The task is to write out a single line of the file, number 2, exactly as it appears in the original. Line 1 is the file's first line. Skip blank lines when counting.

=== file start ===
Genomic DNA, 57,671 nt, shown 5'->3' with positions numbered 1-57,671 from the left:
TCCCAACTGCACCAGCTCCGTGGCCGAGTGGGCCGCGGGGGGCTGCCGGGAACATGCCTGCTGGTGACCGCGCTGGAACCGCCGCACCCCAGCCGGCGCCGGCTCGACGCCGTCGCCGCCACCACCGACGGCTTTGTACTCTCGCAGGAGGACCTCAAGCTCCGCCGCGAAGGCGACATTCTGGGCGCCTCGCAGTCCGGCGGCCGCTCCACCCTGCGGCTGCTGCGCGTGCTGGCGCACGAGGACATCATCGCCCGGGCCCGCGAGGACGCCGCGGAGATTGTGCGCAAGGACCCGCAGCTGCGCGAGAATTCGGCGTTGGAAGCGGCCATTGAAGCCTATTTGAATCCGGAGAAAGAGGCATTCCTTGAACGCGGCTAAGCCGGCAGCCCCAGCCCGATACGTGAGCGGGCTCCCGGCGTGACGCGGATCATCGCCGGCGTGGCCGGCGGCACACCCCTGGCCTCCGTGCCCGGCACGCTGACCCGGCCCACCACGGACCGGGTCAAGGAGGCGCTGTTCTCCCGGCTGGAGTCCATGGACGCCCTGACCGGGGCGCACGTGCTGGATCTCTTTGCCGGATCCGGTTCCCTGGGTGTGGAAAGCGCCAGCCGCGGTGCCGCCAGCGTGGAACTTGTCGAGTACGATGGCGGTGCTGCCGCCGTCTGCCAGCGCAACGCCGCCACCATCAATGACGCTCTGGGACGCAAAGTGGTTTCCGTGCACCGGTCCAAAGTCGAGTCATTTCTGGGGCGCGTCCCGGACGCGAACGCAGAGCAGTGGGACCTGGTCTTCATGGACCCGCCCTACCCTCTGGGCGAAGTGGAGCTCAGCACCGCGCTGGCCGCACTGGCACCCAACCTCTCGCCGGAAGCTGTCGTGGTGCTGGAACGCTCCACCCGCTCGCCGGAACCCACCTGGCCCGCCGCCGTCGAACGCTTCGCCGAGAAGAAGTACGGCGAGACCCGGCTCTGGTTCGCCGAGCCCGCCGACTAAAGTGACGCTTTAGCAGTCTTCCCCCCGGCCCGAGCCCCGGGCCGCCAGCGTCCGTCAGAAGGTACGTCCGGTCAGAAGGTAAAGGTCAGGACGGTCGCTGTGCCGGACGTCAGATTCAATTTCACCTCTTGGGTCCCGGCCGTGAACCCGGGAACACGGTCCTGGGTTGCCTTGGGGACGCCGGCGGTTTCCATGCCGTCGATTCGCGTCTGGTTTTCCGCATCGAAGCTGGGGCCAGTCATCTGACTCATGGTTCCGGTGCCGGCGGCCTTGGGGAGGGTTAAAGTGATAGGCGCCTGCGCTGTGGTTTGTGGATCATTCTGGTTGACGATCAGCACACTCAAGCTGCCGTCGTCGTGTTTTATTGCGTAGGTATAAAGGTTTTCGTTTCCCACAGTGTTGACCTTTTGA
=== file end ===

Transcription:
TCCCAACTGCACCAGCTCCGTGGCCGAGTGGGCCGCGGGGGGCTGCCGGGAACATGCCTGCTGGTGACCGCGCTGGAACCGCCGCACCCCAGCCGGCGCCGGCTCGACGCCGTCGCCGCCACCACCGACGGCTTTGTACTCTCGCAGGAGGACCTCAAGCTCCGCCGCGAAGGCGACATTCTGGGCGCCTCGCAGTCCGGCGGCCGCTCCACCCTGCGGCTGCTGCGCGTGCTGGCGCACGAGGACATCATCGCCCGGGCCCGCGAGGACGCCGCGGAGATTGTGCGCAAGGACCCGCAGCTGCGCGAGAATTCGGCGTTGGAAGCGGCCATTGAAGCCTATTTGAATCCGGAGAAAGAGGCATTCCTTGAACGCGGCTAAGCCGGCAGCCCCAGCCCGATACGTGAGCGGGCTCCCGGCGTGACGCGGATCATCGCCGGCGTGGCCGGCGGCACACCCCTGGCCTCCGTGCCCGGCACGCTGACCCGGCCCACCACGGACCGGGTCAAGGAGGCGCTGTTCTCCCGGCTGGAGTCCATGGACGCCCTGACCGGGGCGCACGTGCTGGATCTCTTTGCCGGATCCGGTTCCCTGGGTGTGGAAAGCGCCAGCCGCGGTGCCGCCAGCGTGGAACTTGTCGAGTACGATGGCGGTGCTGCCGCCGTCTGCCAGCGCAACGCCGCCACCATCAATGACGCTCTGGGACGCAAAGTGGTTTCCGTGCACCGGTCCAAAGTCGAGTCATTTCTGGGGCGCGTCCCGGACGCGAACGCAGAGCAGTGGGACCTGGTCTTCATGGACCCGCCCTACCCTCTGGGCGAAGTGGAGCTCAGCACCGCGCTGGCCGCACTGGCACCCAACCTCTCGCCGGAAGCTGTCGTGGTGCTGGAACGCTCCACCCGCTCGCCGGAACCCACCTGGCCCGCCGCCGTCGAACGCTTCGCCGAGAAGAAGTACGGCGAGACCCGGCTCTGGTTCGCCGAGCCCGCCGACTAAAGTGACGCTTTAGCAGTCTTCCCCCCGGCCCGAGCCCCGGGCCGCCAGCGTCCGTCAGAAGGTACGTCCGGTCAGAAGGTAAAGGTCAGGACGGTCGCTGTGCCGGACGTCAGATTCAATTTCACCTCTTGGGTCCCGGCCGTGAACCCGGGAACACGGTCCTGGGTTGCCTTGGGGACGCCGGCGGTTTCCATGCCGTCGATTCGCGTCTGGTTTTCCGCATCGAAGCTGGGGCCAGTCATCTGACTCATGGTTCCGGTGCCGGCGGCCTTGGGGAGGGTTAAAGTGATAGGCGCCTGCGCTGTGGTTTGTGGATCATTCTGGTTGACGATCAGCACACTCAAGCTGCCGTCGTCGTGTTTTATTGCGTAGGTATAAAGGTTTTCGTTTCCCACAGTGTTGACCTTTTGA